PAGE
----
Sometimes I’ll think, “I’m going to sit down and write a poem right now…” with no plan in mind. In this instance I thought, “I’m going to look around this room and find something interesting to photograph.” This wall caught my fancy.
This picture I took during the Riverwest 24 Bike Race caught the eye of CBS 58 in Milwaukee so they shared it. Such a fun annual community experience.
* technicality – it’s the Riverwest 24 not a 34-hour bike race (not my typo)
I’ve worked at Riveredge Nature Center for nearly three years and I got my first usable pictures of a Great Blue Heron today.
Unfortunate about the northern wildfire haze in the background, but I’m nonetheless glad to have pictured this gangly specimen.
These birds are native to the area and I’ve seen them plenty of times, but they always managed to spot me first and I’ve watched them fly away along the Milwaukee River.
In this instance I saw this one land at a nearby pond while I was eating lunch and hustled to grab the work camera while the salad waited. See more pictures here on the Riveredge Instagram account.
I brought a 35mm camera while canoe camping on the Wisconsin River so as to not be using water vulnerable electronics.
I’m pretty happy with how some of these turned out. And kicking myself for those few shots when I forgot that pesky film advance function. Ah well.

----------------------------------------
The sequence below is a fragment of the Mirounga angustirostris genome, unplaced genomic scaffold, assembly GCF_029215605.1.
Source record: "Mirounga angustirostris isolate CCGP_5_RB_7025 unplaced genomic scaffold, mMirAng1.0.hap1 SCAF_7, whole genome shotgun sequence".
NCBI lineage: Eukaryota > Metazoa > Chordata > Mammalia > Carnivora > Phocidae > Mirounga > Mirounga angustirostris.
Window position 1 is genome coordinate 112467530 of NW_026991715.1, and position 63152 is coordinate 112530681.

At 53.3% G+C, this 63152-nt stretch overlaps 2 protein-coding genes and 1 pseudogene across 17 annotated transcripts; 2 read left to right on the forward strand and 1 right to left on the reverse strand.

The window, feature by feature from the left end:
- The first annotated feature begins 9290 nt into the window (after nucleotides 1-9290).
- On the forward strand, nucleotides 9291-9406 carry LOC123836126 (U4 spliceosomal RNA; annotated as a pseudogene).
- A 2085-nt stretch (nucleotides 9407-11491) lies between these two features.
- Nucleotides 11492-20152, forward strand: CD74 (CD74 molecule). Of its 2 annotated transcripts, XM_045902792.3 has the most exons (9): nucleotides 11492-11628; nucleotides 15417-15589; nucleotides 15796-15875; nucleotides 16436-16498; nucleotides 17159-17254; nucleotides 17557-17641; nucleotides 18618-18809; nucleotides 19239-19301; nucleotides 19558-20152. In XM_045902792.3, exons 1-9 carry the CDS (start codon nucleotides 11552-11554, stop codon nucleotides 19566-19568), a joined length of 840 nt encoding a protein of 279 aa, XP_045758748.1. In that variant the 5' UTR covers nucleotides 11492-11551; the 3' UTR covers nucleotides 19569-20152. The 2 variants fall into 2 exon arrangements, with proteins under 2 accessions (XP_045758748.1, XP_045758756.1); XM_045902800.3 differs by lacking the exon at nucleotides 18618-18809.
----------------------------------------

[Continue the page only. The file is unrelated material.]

Something fun to do while doing something fun. Oh, and if you’ve never…grab yourself or try out flinging a set of horse shoes. See a few more pictures here.
In black and White and in color.
Stopped and write this poem during my first ride of spring. Working at a nature center has the benefits of now beginning to recognize the plants along the trail.
WordPress being WordPress it didn’t retain intended line breaks, so I suppose I’ll let you imagine where they exist.
Grinning in the sudden fragrance
of last year’s Christmas pines
winding now scenic trails;
a lemonade of civil engineering
in the echoes of the town dump
bike tires lean past
Wild Leeks leafing amidst moss
as the auburn of Wood Betony
stretches it’s floral tentacles
nowhere near an octopus ocean.
I crouch down, saying hello
to the pinkpurple Hepatica.
Blood still thick with last month
body baffled by this new mercury
panting gladly for a breath
within the leaves of last year
Was present with my camera for this moment of discovery at work. Students learn about tiny holes in theoretically solid pieces of wood. This displays the paths that transport sap as evidenced by blowing bubbles with one’s breath. Click the arrow to view all pictures.
One of those days when you’re out taking pictures of Sugar Maples for spring promotion and you hear oddball chittering sounds…it’s not the squirrel over there – ah it’s a couple of Bald Eagles flirting up in the sky.
To quote the Riveredge Instagram post I wrote…
Prescribed burning is a time tested practice for prairie and savanna rejuvenation that existed in the Americas centuries before European settlement. We embrace this practice across appropriate Riveredge habitats.
Prescribed burning spurs prairie seeds to sprout, consumes encroaching invasive species, and expends potential wildfire fuel in a safely controlled situation.
Thanks to our wonderful burn #volunteers for helping keep everyone (and everything) safe!